South Dakota University Develops Drug-Free Cattle Profitability Tool

South Dakota University Develops Drug-Free Cattle Profitability Tool

ABERDEEN, S.D. (AP)–Farmers and ranchers who want to raise cattle that are free of any growth-enhancing drugs have a tool to help them determine whether they can make a profit on those animals, the Aberdeen American News reported.

The South Dakota State University Cooperative Extension Service has created a natural cattle spreadsheet.

Natural cattle are not given antibiotics that help them put on weight faster.

“There’s a huge trend from a consumer standpoint to demand the natural product,” said Tyler Melroe, an Extension educator in Marshall County who helped create the spreadsheet, according to the newspaper.


Evaluate Management of Herd to Lower Production Costs

Evaluate Management of Herd to Lower Production Costs

by: Stephen B. Blezinger, Ph.D, PAS

Cattle Today

Part 1

Survival in the cattle industry is a based on a list of factors. Low cost producers (in all segments of the production chain) will survive in this system of competitive markets. Others (high-cost producers) will eventually be unable to compete and will exit the business. This is a basic truth in our industry today. While many producers may believe that they are at their lowest possible cost of production, given their particular situation, upon examination this may or may not be true. The following will discuss some ideas that can be implemented to help reduce production costs even further.


Simmental Association Partners with Emerge Interactive

Simmental Association Partners with Emerge Interactive

American Simmental Association/Cattle Today

The end-product value of Simmental and SimAngus genetics will be enhanced and promoted through an agreement reached between the American Simmental Association (ASA) and eMerge Interactive.

Called SimChoice, the cooperative program includes radio frequency identification (RFID) and visual tagging options available through ASA, followed up by data management and on-site verification of age and source by eMerge Interactive. Producers may choose either Simmental or SimAngus ear tags.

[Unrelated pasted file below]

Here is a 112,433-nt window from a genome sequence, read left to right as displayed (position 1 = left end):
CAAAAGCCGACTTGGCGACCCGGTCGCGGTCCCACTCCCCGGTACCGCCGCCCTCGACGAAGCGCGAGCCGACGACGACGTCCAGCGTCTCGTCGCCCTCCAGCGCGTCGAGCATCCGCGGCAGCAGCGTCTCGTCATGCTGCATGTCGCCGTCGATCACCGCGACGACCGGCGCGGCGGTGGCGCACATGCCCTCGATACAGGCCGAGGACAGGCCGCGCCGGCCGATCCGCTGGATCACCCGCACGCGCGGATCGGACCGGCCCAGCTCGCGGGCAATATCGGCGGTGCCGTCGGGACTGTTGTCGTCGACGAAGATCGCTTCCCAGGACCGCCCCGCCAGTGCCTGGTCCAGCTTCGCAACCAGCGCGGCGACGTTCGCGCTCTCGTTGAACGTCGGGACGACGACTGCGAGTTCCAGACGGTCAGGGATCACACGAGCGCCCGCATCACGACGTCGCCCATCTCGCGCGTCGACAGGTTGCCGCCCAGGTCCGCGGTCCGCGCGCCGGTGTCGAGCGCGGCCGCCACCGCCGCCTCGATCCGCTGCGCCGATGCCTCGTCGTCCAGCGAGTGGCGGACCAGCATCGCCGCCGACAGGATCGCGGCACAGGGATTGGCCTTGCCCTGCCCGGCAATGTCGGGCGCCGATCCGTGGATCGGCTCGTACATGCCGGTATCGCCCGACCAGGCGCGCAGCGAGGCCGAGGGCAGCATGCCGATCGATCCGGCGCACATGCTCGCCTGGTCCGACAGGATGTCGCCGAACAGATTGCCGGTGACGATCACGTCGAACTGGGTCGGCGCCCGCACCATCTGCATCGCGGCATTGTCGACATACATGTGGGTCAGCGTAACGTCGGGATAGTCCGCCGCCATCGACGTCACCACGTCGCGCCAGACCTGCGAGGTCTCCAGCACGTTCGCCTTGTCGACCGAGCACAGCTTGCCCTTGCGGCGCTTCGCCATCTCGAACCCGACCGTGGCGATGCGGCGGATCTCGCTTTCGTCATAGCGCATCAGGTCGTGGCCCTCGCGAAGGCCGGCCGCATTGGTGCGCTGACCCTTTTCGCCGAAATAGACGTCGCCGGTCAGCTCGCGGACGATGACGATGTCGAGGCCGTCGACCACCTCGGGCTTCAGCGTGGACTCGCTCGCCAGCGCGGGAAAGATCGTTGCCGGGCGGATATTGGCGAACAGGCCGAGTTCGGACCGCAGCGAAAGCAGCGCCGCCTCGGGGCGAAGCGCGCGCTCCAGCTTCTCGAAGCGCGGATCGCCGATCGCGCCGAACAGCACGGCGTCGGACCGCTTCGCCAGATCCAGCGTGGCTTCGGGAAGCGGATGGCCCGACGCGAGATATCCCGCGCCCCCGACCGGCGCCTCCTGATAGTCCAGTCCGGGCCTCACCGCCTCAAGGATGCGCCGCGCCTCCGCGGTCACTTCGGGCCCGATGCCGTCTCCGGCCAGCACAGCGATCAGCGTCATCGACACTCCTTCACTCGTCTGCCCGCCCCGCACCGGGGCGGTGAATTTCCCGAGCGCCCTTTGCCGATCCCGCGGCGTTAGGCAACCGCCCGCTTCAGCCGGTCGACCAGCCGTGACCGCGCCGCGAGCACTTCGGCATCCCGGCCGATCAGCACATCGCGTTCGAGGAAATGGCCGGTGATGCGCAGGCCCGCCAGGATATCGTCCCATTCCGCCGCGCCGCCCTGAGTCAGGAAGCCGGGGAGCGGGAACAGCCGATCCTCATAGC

“Simmental crossbreds, especially Simmental x Angus, have become the most highly sought-after Continental x British feeder and fed cattle in the nation. SimAngus crossbreds offer maximum genetic value for Choice carcasses, and protect feedyards and packers from discounted yield grade 4s,” said ASA Executive Vice President Dr. Jerry Lipsey.


Cattlemen Face Political Challenges

Cattlemen Face Political Challenges Pueblo Chieftain, Colo.,

by James Amos

Nov. 18–COLORADO SPRINGS – A Colorado Cattlemen’s Association’s lobbyist said Friday that ranchers face challenges establishing new alliances now that Congress is under Democratic control.

Addressing an estimated 300 ranchers at the cattlemen’s winter conference, lobbyist Danny Williams said the Democrats’ sweep in the recent general election, and the effects of term limits in general, have left him with quite a to-do list.

Williams said Republicans traditionally have been friendlier to the wishes of ranchers and other agricultural groups, siding with them on a number of issues.

“We have a completely new landscape,” Williams said of the political swing to a Democratic majority. “We’ve had it awfully good (with Republican majorities and more balanced party rosters). But business won’t work as usual.”

The key for ranchers, Williams said, is to get to know their elected officials.


Natural cattle may turn profit

Natural cattle may turn profit

SDSU Extension has worksheet available for farmers, ranchers;

By Scott Waltman

Aberdeen American News Writer (SD)

With the popularity of natural beef on the rise, farmers and ranchers have a new tool to help them determine whether they can make a profit on the animals that are not injected with growth enhancers.

The South Dakota State University Cooperative Extension has created a natural cattle spreadsheet.

Tyler Melroe, an Extension educator in Marshall County, helped create the spreadsheet. He said the natural and organic portion of the cattle market is small, but fast growing.

“There’s a huge trend from a consumer standpoint to demand the natural product,” Melroe said.